Astroturf on Ice

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Washington Capitals star player Alexei Ovechkin. Photo courtesy of A. Gordeyev/Vedomosti

Alexander Ovechkin’s Movement Could Be Part of Putin’s Election Campaign 
Svetlana Bocharova
Vedomosti
November 9, 2017

Putin Team, a movement launched last week by Washington Capitals hockey star Alexander Ovechkin, is meant to unite celebrities and could be part of the campaign of Vladimir Putin, who is expected to announce he will run for re-election in 2018. Vedomosti was given this information by a source close to the Kremlin, and it was corroborated by another source. The idea for the movement was not generated by the Kremlin, but nor did Ovechkin come up with the idea himself, our two sources claimed. According to them, the idea was conceived by IMA Consulting (a subsidiary of IMA Group). The Kremlin signed off on the idea after it was launched, one of our sources added.

Ovechkin announced he was establishing Putin Team on November 2.

“I am sure there are many of us who support Vladimir Putin. So let’s unite and show everyone a strong and united Russia!” Ovechkin wrote on Instagram, adding he had never hidden his attitude to the president and had always openly supported him.

Ovechkin’s appeal was supported by NHL Hall of Fame inductee Pavel Bure, Ilya Kovalchuk, a player with the Petersburg side SKA, and the governors of Tula and Moscow regions, Alexei Dyumin (Putin’s ex-aide and a Night Hockey League player) and Andrei Vorobyov. Ovechkin’s announcement has not been followed by any formal actions or explanations. Ovechkin’s agent Gleb Chistyakov told Vedomosti he had nothing to say about the movement for the time being, and he also refused to comment on who had come up with the idea.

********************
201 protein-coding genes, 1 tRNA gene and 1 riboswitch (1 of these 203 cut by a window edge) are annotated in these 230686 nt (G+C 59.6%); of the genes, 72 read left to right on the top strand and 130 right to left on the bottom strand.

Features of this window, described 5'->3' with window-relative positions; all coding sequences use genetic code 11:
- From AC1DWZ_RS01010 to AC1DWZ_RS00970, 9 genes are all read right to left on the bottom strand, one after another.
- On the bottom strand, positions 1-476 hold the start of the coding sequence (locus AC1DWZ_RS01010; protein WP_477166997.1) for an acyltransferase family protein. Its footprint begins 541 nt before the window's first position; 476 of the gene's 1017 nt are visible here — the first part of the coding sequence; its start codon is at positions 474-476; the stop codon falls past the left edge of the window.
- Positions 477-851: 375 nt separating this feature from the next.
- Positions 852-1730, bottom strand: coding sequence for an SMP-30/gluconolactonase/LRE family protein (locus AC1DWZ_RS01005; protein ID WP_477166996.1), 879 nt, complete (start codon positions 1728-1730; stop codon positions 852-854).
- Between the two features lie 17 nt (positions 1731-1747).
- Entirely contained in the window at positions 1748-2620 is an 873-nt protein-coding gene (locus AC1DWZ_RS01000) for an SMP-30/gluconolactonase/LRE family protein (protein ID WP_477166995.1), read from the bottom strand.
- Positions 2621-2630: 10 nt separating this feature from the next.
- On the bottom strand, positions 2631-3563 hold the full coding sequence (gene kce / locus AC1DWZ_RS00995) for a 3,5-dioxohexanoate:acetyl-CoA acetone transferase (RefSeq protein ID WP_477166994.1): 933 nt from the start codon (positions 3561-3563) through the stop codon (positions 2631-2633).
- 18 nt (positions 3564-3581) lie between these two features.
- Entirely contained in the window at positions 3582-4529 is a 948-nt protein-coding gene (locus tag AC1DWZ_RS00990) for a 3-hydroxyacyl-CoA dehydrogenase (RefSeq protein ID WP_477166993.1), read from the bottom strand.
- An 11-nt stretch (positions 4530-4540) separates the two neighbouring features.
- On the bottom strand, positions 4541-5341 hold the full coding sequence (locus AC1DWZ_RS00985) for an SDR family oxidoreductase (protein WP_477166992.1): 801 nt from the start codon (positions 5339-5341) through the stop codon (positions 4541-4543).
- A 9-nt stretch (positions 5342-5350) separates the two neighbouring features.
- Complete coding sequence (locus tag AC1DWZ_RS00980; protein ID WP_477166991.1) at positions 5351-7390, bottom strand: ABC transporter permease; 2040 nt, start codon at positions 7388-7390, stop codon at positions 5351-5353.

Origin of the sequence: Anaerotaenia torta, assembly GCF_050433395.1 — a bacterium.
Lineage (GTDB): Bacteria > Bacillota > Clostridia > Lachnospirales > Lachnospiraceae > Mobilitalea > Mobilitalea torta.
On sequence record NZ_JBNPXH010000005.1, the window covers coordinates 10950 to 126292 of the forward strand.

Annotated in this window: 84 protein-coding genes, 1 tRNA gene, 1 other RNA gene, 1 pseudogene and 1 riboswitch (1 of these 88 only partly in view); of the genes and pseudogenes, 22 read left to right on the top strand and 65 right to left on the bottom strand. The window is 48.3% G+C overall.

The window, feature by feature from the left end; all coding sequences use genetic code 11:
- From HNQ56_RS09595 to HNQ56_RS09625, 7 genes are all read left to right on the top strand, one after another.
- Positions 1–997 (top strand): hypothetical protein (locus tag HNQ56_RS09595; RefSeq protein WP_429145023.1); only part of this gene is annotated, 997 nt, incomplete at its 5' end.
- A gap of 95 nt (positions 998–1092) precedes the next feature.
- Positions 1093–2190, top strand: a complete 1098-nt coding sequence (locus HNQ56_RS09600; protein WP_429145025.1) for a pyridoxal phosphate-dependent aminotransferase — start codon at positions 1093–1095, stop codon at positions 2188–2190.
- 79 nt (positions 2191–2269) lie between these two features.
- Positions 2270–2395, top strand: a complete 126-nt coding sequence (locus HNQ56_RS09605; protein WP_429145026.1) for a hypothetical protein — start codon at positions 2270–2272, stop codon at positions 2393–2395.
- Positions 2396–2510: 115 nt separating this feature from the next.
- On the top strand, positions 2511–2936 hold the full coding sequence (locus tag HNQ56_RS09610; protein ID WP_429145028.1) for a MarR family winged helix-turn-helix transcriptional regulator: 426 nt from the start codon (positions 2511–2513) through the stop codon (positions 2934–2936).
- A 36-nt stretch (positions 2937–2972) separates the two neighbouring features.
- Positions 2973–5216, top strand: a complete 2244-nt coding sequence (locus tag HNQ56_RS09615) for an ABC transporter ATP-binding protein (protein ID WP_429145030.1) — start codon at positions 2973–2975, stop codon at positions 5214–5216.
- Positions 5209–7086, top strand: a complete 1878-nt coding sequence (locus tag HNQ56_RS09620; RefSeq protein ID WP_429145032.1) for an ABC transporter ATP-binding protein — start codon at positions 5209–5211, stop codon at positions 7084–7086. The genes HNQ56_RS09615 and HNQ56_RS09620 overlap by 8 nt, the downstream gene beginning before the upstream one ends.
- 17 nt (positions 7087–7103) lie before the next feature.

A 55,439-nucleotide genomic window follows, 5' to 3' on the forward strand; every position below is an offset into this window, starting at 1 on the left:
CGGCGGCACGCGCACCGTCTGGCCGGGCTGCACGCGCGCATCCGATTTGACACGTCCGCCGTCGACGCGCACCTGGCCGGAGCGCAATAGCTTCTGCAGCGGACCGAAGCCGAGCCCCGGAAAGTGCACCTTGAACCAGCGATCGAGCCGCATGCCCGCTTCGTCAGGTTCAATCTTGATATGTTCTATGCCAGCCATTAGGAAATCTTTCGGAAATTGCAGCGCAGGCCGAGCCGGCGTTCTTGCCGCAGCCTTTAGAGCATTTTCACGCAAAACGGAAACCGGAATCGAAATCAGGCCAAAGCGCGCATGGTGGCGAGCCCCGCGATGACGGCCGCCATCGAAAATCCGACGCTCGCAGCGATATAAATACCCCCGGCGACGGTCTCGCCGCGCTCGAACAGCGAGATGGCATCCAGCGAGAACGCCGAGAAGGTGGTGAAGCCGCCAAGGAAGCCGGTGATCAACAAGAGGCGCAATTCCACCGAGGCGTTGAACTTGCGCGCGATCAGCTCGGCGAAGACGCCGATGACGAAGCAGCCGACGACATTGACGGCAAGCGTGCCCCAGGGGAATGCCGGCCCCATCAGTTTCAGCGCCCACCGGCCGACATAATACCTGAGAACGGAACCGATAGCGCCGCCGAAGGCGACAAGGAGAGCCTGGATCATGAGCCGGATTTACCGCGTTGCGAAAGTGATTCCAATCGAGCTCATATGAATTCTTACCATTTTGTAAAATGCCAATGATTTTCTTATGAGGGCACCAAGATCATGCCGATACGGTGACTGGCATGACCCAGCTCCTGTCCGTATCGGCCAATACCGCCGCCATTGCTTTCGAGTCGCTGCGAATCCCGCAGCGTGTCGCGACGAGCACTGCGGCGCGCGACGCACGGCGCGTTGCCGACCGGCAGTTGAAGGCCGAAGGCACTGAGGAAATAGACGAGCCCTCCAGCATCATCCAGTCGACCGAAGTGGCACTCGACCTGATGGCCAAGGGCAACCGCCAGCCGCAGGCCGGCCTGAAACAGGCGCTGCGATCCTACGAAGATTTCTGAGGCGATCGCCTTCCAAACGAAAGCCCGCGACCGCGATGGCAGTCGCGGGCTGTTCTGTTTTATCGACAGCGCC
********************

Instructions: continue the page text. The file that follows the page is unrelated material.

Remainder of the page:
When asked by Vedomosti whether it was IMA who had come up with the idea for Putin Team, Vartan Sarkisov, general director of IMA Consulting, said, “It’s not true.”

In August, IMA Consulting won a tender from the Central Election Commission to develop the concept for a campaign raising awareness of the presidential election. IMA will be one of the key players in everything the Kremlin has planned for the election, we were told by our source close to the presidential administration, and Ovechkin’s movement could become part of Putin’s campaign. The idea behind the undertaking is that “celebrities support Putin,” our other source close to the Kremlin told us.

Russian has been no stranger to such organizations. Thus, in December 2007, as Putin’s second term as president came to a close, the Movement for Putin emerged, advocating Putin retain power as the “national leader.” In 2009, a co-leader of For Putin, Pavel Astakhov, was named the national children’s rights ombudsman.

Ovechkin’s movement would mainly be useful to Kremlin as a means of shaking the western stereotype that Russia’s finest people [sic] do not support Putin, but back the opposition, political scientist Yevgeny Minchenko said. According to Minchenko, the emergence in Putin’s camp of a figure popular in the west, such as Ovechkin [sic], would increase the president’s legitimacy in the eyes of the west [sic]. Minchenko has seen with his own eyes how Ovechkin is regarded in Washington, DC, where he has a “quite large fan club.” In Russia, however, the movement will be considerably less effective and will not significantly increase the number of votes Putin wins in the election, argues Minchenko.